In 1975, the governments of Quebec and Canada and Cree and Inuit communities in northern Quebec entered into the James Bay Treaty. A proponent sought to develop a vanadium mine in the territory covered by the Treaty. The mining project fell within provincial jurisdiction over natural resources. However, the mine would also impact fisheries and fish habitats, an area of federal jurisdiction, and therefore required a permit from the federal Minister of Fisheries. Pursuant to federal legislation, before issuing a permit in such circumstances, the Minister of Fisheries is required to comply with the Canadian Environmental Assessment Act (“CEAA”) and conduct an environmental assessment.
The government of Quebec argued that the CEAA did not apply in the territory covered by the Treaty because the Treaty provided for a single, separate environmental review process. The government of Canada and the Cree First Nation argued that, notwithstanding the Treaty, the Minister of Fisheries was required to conduct an environmental assessment.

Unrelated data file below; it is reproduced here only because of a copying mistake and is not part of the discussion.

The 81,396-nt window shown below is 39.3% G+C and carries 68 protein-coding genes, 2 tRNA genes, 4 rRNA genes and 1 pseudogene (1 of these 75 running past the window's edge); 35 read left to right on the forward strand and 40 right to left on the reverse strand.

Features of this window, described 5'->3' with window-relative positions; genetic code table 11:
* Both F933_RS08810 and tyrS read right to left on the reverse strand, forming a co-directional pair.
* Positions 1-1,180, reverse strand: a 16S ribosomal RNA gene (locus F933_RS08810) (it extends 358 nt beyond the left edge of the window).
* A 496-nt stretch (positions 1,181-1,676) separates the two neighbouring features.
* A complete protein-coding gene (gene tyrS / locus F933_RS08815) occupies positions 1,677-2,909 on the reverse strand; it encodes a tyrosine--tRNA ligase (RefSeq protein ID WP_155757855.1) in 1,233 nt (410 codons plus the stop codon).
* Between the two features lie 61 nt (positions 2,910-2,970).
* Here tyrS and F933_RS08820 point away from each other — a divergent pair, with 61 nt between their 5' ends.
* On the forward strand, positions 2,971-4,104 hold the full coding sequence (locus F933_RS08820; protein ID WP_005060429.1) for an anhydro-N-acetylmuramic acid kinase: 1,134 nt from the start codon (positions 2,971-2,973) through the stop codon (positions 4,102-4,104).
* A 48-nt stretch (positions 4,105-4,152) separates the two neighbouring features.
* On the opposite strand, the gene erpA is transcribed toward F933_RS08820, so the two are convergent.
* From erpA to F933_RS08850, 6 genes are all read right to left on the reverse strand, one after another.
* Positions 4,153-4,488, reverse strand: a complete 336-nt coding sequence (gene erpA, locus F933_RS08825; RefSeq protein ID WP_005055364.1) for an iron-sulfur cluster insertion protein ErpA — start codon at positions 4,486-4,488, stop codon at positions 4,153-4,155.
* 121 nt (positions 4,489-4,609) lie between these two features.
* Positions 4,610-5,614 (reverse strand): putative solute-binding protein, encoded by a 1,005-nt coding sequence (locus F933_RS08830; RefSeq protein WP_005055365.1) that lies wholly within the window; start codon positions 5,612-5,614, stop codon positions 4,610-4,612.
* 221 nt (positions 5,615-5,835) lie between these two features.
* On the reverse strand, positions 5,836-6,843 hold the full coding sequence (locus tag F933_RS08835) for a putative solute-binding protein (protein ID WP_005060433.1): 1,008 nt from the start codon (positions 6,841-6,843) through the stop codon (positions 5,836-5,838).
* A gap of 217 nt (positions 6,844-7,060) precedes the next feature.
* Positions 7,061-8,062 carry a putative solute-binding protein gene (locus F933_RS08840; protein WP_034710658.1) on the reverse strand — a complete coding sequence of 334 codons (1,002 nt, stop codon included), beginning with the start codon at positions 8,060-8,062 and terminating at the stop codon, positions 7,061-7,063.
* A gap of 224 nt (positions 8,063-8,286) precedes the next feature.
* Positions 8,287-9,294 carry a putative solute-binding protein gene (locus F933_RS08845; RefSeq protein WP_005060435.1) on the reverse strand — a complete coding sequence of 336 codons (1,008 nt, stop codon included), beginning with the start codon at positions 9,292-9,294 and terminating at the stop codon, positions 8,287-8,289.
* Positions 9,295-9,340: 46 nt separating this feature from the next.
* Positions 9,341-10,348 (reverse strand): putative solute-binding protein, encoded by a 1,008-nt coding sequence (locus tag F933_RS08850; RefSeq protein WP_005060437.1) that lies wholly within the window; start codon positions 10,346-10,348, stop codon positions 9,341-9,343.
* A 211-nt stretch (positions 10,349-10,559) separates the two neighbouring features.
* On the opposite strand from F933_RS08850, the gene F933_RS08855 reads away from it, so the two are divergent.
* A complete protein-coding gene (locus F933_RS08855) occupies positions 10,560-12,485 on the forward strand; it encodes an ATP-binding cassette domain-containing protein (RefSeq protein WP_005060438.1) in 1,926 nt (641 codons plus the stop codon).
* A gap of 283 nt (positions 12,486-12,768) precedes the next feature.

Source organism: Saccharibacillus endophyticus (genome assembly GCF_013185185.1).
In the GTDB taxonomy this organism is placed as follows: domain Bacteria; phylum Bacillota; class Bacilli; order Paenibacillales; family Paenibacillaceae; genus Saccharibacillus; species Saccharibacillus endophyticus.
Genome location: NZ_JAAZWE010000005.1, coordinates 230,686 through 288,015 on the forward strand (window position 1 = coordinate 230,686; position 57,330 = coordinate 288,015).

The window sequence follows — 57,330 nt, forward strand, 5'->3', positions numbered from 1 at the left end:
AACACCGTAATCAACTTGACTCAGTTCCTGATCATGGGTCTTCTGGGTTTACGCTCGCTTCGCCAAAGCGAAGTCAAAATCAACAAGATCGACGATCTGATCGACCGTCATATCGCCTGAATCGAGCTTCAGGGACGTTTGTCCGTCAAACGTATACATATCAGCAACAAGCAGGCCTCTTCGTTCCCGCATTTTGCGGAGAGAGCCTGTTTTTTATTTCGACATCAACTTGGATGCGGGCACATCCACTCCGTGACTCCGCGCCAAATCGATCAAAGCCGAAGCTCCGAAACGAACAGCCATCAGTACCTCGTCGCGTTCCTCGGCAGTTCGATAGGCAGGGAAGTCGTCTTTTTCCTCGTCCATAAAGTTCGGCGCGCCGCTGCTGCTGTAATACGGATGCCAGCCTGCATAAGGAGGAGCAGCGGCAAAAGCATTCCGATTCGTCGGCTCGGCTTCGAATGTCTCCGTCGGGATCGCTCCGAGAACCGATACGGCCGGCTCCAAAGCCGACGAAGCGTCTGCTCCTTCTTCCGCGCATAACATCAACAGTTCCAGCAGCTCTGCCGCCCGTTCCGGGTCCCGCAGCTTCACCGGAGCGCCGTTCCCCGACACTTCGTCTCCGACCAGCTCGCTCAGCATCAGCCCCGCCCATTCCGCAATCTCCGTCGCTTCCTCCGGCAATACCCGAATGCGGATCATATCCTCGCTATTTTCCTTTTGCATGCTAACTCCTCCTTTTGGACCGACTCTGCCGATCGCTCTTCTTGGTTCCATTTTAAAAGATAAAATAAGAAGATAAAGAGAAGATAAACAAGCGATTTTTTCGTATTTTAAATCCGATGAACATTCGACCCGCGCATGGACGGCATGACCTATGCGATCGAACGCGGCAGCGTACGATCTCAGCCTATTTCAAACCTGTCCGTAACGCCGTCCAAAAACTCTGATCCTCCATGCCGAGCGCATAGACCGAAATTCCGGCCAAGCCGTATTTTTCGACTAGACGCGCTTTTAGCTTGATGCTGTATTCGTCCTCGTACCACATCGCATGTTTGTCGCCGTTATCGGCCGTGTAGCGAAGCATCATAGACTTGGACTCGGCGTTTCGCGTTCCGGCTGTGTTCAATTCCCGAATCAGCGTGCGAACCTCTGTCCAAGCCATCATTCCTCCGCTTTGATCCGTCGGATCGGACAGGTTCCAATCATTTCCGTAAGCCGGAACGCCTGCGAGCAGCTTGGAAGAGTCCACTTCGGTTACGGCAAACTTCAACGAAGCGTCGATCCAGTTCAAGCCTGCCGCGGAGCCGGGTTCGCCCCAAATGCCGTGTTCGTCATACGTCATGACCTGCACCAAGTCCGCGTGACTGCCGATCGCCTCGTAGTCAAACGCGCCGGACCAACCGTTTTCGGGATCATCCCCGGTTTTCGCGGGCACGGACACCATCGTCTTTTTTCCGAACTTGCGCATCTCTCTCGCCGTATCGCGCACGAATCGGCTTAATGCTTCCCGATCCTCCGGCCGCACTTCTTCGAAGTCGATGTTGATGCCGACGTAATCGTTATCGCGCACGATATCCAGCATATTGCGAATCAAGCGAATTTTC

A 5-4 majority of the Court agreed with the government of Canada and the Cree First Nation. The majority held that the Treaty was drafted by skilled individuals, with legal advice, and that “the Court ought to do the parties the courtesy of respecting the rights and obligations in the terms they agreed to.” Under the Treaty, all federal laws of general application respecting environmental protections apply insofar as they are not inconsistent with the Treaty. The majority held that there were no inconsistencies between the Treaty and the CEAA. The CEAA procedure governs, but must be applied in a way that respects the Crown’s duty to consult the Cree on matters affecting their rights under the Treaty.